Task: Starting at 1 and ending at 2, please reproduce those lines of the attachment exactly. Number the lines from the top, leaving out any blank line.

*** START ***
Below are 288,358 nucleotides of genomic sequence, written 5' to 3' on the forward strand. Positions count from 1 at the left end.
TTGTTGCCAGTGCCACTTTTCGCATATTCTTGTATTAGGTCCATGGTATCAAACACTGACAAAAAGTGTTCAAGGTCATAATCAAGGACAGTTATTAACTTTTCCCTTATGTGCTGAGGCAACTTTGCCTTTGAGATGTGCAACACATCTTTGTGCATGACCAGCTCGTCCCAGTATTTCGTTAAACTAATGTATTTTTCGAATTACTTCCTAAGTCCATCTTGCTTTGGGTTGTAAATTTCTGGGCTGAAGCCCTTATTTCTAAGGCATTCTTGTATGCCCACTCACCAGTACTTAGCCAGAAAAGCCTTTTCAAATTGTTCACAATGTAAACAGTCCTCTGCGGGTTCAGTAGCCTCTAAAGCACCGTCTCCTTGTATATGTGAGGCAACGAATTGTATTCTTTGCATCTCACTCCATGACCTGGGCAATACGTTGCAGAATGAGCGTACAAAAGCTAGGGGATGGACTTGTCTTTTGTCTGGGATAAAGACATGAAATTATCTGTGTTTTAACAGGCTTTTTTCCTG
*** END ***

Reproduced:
Below are 288,358 nucleotides of genomic sequence, written 5' to 3' on the forward strand. Positions count from 1 at the left end.
TTGTTGCCAGTGCCACTTTTCGCATATTCTTGTATTAGGTCCATGGTATCAAACACTGACAAAAAGTGTTCAAGGTCATAATCAAGGACAGTTATTAACTTTTCCCTTATGTGCTGAGGCAACTTTGCCTTTGAGATGTGCAACACATCTTTGTGCATGACCAGCTCGTCCCAGTATTTCGTTAAACTAATGTATTTTTCGAATTACTTCCTAAGTCCATCTTGCTTTGGGTTGTAAATTTCTGGGCTGAAGCCCTTATTTCTAAGGCATTCTTGTATGCCCACTCACCAGTACTTAGCCAGAAAAGCCTTTTCAAATTGTTCACAATGTAAACAGTCCTCTGCGGGTTCAGTAGCCTCTAAAGCACCGTCTCCTTGTATATGTGAGGCAACGAATTGTATTCTTTGCATCTCACTCCATGACCTGGGCAATACGTTGCAGAATGAGCGTACAAAAGCTAGGGGATGGACTTGTCTTTTGTCTGGGATAAAGACATGAAATTATCTGTGTTTTAACAGGCTTTTTTCCTG